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Zoe Devotee
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B250e had plenty.

Since 100% full was only an 80% full battery ;)
Zoe also only has some at 100% SOC. It doesn't warn you that though it just shows on the gauge as not more than 1 segment of regen even under heavy braking.

I don't see reduced regen as a bad thing at a high SOC, I mean it at least gives your discs are work out and cleans them up once a full charge.
 

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James Coates suggests at 80% it drops to 24kW then tapers down til finishing at 100% taking 6-7kW.

This suggests an unusable buffer which will protect cell life.

I expect at least a couple of kWh as regen apparently works even at full battery.
It is normal for EVs to throttle back the charge rate above 80% charge it is a characteristic of the LiON battery chemistry. Any car which appears to go full bore to 100% will have an undeclared capacity above the 100% Full the user sees. In that 80%-100% of charge characteristics mean that cells heat rapidly at higher charge rates. You should really only slow charge on the home 7kW charge point. Also BTW if you take the charge down to 0% the internal resistance of the cells will reduce charge rate and heat the battery. You should for Rapid Charging on a Road Trip plan on the basis of 70% of the range so that you Rapid Charge from 10% to 80% to minimise the time charging on the trip.
 

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Zoe also only has some at 100% SOC. It doesn't warn you that though it just shows on the gauge as not more than 1 segment of regen even under heavy braking.

I don't see reduced regen as a bad thing at a high SOC, I mean it at least gives your discs are work out and cleans them up once a full charge.
I don't see this as an issue: 1st its normal after all, where is it going to go if the battery is full. 2nd, Regen can create really quite high charge rates 40 to 50 kW it would be like Rapid Charging a nearly full battery and could cause damage. 3rd Regen is fun but not as efficient as actually coasting, learn to drive with minimum KERS for a smoother ride by planning ahead and allowing the energy you've taken out of the battery to get you moving do its job and keep you moving. Regen is far less than 100% efficient - moving by using that kinetic energy.
 

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Zoe Devotee
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3rd Regen is fun but not as efficient as actually coasting
I love this argument. It is in effect pointless. If you need to slow down then coasting isn't an effective method. Reading the road ahead may mean you can coast and slow, but ultimately you only use regen when you need to slow, quickly. No one appreciates following a dawdling EV that's taken an extra mile to slow down on a free flowing road.

You can't generally coast down a hill stretch of road without gaining speed, so the given speed limit is when you have to switch from coasting to breaking. Using regen is better than brakes.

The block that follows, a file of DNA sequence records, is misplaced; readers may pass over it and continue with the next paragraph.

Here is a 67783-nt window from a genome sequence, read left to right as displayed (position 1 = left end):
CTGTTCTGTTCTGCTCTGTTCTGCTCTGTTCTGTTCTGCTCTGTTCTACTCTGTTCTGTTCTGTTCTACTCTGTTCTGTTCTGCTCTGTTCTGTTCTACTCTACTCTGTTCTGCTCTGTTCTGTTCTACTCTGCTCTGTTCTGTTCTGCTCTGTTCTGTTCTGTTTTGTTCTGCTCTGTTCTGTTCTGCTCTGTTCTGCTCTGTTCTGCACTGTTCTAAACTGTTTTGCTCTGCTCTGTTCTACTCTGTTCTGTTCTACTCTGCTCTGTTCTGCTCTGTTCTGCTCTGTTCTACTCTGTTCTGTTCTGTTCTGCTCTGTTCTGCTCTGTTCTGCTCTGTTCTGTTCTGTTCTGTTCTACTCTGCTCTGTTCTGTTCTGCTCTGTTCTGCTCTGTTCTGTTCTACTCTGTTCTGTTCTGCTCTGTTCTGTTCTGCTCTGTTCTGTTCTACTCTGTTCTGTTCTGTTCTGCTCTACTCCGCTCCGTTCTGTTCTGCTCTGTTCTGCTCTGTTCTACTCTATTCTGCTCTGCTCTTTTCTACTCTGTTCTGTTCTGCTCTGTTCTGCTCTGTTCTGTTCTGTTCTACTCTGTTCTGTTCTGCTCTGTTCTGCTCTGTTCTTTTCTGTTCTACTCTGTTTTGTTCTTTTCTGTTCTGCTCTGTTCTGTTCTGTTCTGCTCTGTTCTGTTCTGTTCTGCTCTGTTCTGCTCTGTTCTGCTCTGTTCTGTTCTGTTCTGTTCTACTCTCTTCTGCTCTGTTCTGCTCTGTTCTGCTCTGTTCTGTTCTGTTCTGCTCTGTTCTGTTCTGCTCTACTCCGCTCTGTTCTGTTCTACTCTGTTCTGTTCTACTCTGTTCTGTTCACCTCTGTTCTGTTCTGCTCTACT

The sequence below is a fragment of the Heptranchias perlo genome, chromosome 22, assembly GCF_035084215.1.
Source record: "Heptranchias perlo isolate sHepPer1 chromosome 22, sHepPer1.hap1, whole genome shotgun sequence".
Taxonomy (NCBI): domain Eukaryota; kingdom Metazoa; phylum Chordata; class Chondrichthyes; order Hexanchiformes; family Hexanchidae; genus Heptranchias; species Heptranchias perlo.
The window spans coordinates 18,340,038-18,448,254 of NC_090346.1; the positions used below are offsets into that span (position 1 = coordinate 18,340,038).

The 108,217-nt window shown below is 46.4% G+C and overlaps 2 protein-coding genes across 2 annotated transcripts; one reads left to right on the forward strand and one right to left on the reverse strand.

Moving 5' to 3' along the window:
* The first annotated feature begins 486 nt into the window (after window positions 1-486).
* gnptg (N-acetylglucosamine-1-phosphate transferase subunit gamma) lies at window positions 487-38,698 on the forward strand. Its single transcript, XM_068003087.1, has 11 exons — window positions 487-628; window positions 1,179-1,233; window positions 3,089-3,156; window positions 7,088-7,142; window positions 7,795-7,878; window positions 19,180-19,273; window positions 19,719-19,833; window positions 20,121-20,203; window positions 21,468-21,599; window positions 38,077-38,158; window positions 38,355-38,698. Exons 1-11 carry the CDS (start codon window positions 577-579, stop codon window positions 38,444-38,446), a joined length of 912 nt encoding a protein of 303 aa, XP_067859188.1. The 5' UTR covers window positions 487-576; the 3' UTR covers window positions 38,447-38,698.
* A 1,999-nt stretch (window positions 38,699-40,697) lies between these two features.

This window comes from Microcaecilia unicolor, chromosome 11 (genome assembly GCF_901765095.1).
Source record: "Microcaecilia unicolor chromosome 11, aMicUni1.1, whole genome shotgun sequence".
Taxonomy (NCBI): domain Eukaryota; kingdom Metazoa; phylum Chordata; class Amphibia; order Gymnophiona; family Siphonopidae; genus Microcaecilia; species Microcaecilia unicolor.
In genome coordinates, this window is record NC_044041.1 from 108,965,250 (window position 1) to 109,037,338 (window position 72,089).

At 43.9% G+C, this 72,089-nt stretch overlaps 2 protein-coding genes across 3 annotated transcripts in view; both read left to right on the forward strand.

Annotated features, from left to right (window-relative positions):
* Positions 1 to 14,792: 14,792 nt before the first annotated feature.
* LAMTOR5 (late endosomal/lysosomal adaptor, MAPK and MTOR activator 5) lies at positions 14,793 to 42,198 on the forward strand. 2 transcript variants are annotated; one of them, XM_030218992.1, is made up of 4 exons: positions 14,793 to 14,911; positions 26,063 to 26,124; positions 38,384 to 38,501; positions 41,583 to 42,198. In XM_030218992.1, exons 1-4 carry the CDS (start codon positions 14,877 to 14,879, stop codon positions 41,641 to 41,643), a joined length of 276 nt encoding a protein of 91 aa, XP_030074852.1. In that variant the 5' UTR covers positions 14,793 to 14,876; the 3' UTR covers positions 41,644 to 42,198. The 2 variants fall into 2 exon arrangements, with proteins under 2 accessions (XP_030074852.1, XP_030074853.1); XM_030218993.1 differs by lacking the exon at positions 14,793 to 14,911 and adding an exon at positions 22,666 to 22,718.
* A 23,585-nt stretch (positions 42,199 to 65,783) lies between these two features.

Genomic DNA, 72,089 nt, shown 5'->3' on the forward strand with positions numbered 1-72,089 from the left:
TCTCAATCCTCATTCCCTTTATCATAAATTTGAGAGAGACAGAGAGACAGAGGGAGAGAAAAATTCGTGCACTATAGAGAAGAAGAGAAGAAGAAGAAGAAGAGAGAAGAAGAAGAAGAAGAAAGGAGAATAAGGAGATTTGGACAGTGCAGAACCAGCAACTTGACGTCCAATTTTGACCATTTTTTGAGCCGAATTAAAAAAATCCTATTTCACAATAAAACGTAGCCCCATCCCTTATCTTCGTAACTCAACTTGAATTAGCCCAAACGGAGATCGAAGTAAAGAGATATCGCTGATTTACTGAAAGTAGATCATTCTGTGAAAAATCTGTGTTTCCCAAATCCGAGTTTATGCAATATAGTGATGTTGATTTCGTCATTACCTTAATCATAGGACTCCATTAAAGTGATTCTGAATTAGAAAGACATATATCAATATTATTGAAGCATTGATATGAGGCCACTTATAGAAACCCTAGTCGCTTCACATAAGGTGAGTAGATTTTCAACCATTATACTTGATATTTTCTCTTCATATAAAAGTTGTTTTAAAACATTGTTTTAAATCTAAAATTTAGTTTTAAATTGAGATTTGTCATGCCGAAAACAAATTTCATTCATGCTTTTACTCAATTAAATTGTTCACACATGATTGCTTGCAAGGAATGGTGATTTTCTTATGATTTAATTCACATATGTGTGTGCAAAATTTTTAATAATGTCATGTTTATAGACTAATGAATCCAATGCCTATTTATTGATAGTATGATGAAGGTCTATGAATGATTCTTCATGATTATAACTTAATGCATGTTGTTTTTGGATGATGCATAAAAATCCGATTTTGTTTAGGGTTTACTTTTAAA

The fact is I don't understand why people always say "but coasting is better than regen". Regen is a form of braking, coasting isn't.
 

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Turning on max regen is perfect for stop-go traffic but as the maximum efficiency of regen is about 40% round trip battery to motion to regen back to the battery it can't be as efficient as lifting off. The lowest KERS setting is on the ZS EV similar to lifting off in a petrol car without dropping through the gears. I'm not proposing crawling but just adopting a smoother driving style that is more comfortable for your passengers and gets more out of the - let's be honest - quite limited range of the MG which hasn't anything like the efficiency of the Hyundai/Kia drive-train.
 

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Regen is a form of braking, coasting isn't.
Yes, but due to regen's limited efficiency, it's best to use ANY braking only when you actually need it (the normal brakes are 0% efficient at energy return). Otherwise, it causes unnecessary loses.
 

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Zoe Devotee
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Turning on max regen is perfect for stop-go traffic but as the maximum efficiency of regen is about 40% round trip battery to motion to regen back to the battery it can't be as efficient as lifting off. The lowest KERS setting is on the ZS EV similar to lifting off in a petrol car without dropping through the gears. I'm not proposing crawling but just adopting a smoother driving style that is more comfortable for your passengers and gets more out of the - let's be honest - quite limited range of the MG which hasn't anything like the efficiency of the Hyundai/Kia drive-train.
What EV do you currently drive?
 

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Whilst I might agree that coasting will ultimately use less energy than using regen, In my real world driving, 99% of the time coasting is just not an option. My driving is around South London, motorways and Surrey & Sussex lanes.
My aim is to never use the brakes unless necessary. I almost always drive in B mode in my Leaf 40 as I did in my Leaf 24. My yearly average according to the car was 4.3miles/kWh on Michelin CrossClimate tyres.
 
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